The Osprey crash in Waimanalo that killed two Marines in May was due to “pilot performance,” the Marines said today after completing an investigation.
The Marines found that the pilots did not properly survey the landing zone site. A proper risk assessment of the site would have prompted the pilots to choose another flight path or landing site that would have avoided severe brownout conditions, the statement said.
“The investigation found that repeated, sustained flight time in brownout conditions (an in-flight visibility restriction due to dust or sand in the air) while attempting to land caused the left engine to stall, resulting in a loss of power that placed the aircraft in an unavoidable freefall to the ground,” the Marines said.
The MV-22 Osprey crashed while trying to land during a training exercise on May 17 at Bellows Air Force Station with 21 Marines and a Navy corpsman on board. The crash killed Lance Cpl. Joshua Barron, 24, of Spokane, Wash., and Lance Cpl. Matthew J. Determan, 21, of Maricopa, Ariz. Most of the others on board were injured.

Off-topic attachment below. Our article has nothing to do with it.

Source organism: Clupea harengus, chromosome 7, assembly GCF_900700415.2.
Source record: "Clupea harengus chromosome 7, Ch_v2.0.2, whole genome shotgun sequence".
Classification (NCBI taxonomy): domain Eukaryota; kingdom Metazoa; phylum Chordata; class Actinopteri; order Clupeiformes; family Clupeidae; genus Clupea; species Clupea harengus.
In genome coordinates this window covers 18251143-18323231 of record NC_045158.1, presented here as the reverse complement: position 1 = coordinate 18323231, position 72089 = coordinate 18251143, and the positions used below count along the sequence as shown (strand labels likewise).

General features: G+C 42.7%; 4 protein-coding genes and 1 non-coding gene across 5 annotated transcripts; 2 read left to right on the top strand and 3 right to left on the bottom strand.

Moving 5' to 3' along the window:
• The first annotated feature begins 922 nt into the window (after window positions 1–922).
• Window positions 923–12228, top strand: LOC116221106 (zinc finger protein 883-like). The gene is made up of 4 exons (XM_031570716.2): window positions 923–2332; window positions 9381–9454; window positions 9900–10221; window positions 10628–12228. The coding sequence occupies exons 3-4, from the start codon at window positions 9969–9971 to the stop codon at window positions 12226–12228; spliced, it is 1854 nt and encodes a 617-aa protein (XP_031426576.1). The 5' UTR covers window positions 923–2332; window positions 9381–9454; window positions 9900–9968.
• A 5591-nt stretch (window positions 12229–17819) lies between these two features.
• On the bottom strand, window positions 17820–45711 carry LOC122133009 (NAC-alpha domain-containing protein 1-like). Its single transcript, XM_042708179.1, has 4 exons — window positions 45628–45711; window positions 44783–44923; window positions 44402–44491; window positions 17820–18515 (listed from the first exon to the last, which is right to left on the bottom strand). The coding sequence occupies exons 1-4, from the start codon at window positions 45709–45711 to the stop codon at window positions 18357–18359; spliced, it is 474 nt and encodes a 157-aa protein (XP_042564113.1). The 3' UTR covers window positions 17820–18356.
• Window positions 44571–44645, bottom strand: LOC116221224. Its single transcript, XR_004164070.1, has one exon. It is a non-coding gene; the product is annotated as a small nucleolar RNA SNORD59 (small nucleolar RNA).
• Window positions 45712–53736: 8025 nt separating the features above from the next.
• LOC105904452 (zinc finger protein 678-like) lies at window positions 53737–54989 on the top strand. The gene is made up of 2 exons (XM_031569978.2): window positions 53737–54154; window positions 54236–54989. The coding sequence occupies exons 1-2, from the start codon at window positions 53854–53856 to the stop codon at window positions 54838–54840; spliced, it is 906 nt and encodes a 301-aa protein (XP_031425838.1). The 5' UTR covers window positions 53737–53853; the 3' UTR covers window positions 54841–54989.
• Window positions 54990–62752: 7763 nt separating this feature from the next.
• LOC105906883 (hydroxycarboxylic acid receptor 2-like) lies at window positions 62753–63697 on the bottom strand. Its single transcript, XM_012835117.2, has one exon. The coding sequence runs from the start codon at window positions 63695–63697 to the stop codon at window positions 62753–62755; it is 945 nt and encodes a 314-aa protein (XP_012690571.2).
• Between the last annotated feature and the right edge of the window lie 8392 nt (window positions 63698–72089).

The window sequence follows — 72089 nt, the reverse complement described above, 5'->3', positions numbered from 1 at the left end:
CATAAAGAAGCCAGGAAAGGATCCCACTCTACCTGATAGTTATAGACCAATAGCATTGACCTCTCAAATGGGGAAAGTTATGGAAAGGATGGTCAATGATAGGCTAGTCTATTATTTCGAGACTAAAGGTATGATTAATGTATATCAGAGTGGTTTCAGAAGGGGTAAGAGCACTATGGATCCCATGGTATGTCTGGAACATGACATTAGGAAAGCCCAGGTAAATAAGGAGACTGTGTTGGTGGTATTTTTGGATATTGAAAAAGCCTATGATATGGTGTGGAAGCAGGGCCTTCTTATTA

Engine power from the Osprey decreased on both engines each time the aircraft entered a low-altitude hover over the landing zone as dust and sand particles increased in the air due to rotor wash, the Marines said today. The sand and dust caused a buildup on the turbine blades which led to a compressor stall in the left engine, decreasing lift and resulting in the hard landing.
The Marines added that the crew performed all emergency procedures accordingly and the crash was not due to any crew misconduct.
“The pilots did not violate any regulations or flight standards; however, pilot decision-making failed to take into account the contributory events that led to the mishap,” the Marines’ report concluded.